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456 THE BOARD OF TRAUE JOURNAL. [Dec. 5, 1907.

Lyons Silk Market.

Notwithstanding this heavy fall in the price of the raw material,
the market has remained dull, and business has been slack. Such
a state of things as that which has existed in America for the last
few weeks was boand to react on European maricets, and in addi-
tion to the general feeling of unrest, fears have been entertained at
Lyons lest the crisis aci*oss the Atlantic should result in the can-
celling of existing orders for stuflfs, and that, moreover, the lessened
purchases of silk in the United States should have the effect of
throwing on to the European market more silk than it is capable
of assimilating.

The crisis may thus be said, Mr. Vicars remarks, to have had its
birth outside France, and to have sprung in the main from two
outside causes acting simultaneously on the market — the fall in the
exchange in the Far East when prices were ruling high, and the
chaotic state of affairs in the United States, with the almost
hysterical nervousness and timidity which it has engendered on
both sides of the Atlantic. The very considerable increase in the
production of silk which the year has seen has doubtless, he adds,
also played its part in bringing about the present situation, but
only in a minor degree. The only hope of improvement lies in
the re-establishment of confidence in America. Once this has
been brought about, the market has little to fear, for European
consumption of silk-stuffs continues satisfactory.



ELECTRICAL ENTERPRISES IN SPAIN.

The Commercial Attache to H.M. Embassy at Madrid (Mr. S.
P. Cockerell) reports that according to the Government returns,
there were in Spain in 1901 only 861 electric power stations, of
which 651 were restricted to public lighting and 210 to private
lighting. Since then the number of power stations for electric
lighting has increased considerably, and it may be added also that
the use of electricity in its multiple other applications has also in-
creased and become more general (transmission and distribution of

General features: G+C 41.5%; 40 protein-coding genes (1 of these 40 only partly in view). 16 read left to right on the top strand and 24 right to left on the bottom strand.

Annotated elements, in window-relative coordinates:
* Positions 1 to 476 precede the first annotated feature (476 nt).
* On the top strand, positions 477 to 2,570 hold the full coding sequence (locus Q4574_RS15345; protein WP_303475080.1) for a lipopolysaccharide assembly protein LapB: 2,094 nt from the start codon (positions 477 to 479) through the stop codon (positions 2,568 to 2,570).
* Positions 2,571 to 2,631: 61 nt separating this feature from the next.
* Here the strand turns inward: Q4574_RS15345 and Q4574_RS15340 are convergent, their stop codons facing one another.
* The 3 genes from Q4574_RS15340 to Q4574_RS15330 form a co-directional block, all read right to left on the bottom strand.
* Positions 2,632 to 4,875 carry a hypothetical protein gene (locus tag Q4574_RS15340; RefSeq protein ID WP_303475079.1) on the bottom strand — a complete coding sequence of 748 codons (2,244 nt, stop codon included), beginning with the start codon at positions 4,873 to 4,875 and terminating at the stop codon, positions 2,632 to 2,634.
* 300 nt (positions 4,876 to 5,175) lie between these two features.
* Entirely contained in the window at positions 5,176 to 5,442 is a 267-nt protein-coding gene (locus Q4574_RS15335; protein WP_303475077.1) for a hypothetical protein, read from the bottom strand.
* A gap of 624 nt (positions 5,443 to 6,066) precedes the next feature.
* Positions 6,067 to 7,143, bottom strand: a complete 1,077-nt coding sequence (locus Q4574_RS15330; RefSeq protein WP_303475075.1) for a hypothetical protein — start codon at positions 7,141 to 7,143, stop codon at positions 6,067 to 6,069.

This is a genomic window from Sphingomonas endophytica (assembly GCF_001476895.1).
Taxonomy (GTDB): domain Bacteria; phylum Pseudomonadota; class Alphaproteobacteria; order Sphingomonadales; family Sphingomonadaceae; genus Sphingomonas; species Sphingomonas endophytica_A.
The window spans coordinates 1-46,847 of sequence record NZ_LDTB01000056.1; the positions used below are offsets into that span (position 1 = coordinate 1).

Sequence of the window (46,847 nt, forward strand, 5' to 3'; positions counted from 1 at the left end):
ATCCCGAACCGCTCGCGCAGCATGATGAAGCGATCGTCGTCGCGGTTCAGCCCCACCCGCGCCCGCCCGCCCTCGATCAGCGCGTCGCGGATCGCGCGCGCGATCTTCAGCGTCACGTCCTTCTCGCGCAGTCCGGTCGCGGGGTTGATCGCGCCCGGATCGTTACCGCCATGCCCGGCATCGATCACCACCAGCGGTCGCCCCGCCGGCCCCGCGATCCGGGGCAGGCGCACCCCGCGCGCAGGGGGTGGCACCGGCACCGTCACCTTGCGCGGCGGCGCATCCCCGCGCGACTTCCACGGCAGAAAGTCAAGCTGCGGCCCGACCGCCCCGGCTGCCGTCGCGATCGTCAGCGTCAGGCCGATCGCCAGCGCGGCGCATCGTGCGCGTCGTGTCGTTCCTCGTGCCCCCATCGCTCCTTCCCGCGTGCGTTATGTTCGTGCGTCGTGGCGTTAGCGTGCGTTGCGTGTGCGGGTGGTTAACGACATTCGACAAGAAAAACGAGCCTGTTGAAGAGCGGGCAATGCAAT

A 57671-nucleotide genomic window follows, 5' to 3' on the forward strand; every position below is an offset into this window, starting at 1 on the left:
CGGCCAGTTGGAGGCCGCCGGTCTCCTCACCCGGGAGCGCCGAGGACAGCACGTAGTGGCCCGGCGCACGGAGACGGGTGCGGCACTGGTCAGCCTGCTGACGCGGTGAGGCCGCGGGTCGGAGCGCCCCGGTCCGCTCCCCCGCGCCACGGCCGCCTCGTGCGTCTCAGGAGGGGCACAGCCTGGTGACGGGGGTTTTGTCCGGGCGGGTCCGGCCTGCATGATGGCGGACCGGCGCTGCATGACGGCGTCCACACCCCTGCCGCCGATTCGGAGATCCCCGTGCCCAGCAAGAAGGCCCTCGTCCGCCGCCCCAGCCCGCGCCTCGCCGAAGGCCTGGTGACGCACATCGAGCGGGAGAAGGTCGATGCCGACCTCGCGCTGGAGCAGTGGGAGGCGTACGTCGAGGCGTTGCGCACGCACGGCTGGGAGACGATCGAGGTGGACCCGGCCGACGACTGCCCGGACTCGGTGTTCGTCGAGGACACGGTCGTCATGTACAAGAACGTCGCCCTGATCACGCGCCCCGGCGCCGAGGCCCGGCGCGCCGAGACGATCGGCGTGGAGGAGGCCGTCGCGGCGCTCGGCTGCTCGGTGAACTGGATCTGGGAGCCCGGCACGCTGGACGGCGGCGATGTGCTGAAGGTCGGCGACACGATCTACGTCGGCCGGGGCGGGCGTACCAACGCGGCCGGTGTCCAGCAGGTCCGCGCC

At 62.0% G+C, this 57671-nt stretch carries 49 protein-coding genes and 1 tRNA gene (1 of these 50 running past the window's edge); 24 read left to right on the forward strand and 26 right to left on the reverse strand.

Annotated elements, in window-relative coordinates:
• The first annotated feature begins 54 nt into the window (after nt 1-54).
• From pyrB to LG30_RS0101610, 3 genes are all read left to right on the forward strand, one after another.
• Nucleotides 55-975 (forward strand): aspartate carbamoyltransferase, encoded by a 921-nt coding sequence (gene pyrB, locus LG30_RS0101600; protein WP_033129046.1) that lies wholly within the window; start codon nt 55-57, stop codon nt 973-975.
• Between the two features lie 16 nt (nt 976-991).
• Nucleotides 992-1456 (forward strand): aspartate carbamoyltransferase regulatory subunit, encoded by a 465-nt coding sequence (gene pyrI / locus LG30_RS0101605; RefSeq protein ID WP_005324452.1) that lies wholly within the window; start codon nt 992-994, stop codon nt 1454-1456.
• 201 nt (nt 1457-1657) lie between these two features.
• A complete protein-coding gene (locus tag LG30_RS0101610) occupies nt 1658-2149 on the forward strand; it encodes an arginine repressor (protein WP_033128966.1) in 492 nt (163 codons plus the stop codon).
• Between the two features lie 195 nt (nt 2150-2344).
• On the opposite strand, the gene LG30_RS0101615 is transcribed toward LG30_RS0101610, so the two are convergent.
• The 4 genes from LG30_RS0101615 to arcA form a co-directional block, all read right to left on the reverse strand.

energy, electro-chemical industries, smelting furnaces, &c.), but
there is still a vast field for further industrial developments, as the
supply of power which the country affords is far yet from being
exhausted. Indeed, while some regions of Spain appear to be
almost over-developed, there are others which are completely
abandoned. This is due to the fact that Spanish capitalists are
distrustful as to all new business and therefore very unwilling to



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Dec 6, 1907.1 THE BOAKD OF TBADE JOURNAL. 457

Electrical Enterprises in Spain.

invest their capital in snch nndertakinga Then again they are not
used to the formation of companies in partnership, which circum-
stance entails the consequence that large industrial enterprises are
allowed to pass by. They find generally that it is more convenient
and less troublesome to invest in Government securities which
yield a fair interest without more trouble than cutting their
"coupons.** Foreign capitalists, however, have discovered that
electricity could be applied in Spain to great advantage. Belgian,
German and French financiers have taken this view, and they are
found to be interested in nearly all the larger electrical concerns
in Spain, whilst British capital is very scarce for such undertakings.
Spain is a country whose production is far below its consumption,
and as cheap motive power can be obtained, numerous industries
could be established which would prove to be good investments.

Most Spanish towns of any importance, Mr. Cockerell says, have
a fair service of public and private electric lighting, but business in
this direction is not by a long way yet exhausted, as many of the
existing installations are deficient and could easily be reformed, or
competition could easily be efiected under favourable conditions,
thanks to the improvements which the construction of electrical
machinery and material have undergone during late years. And,
furthermore, there are a considerable number of towns, some of
them of importance, which are not yet supplied with electric
lighting.

Leaving on one side the question of competition, there is, as
stated above, still much to be done by way of electric lighting for
smaller towns and villages, and, in Mr. Cockerell's opinion, an
investment in such undertakings would yield fair profits without
going to great expense. There are in Spain in its various provinces
over 400 towns and villages of over 4,000 inhabitants where there
are no electric power stations. British capitalists should, says
Mr. Cockerell, study carefully the advisability of installing electric
light plants in the larger towns and even in the smaller ones, and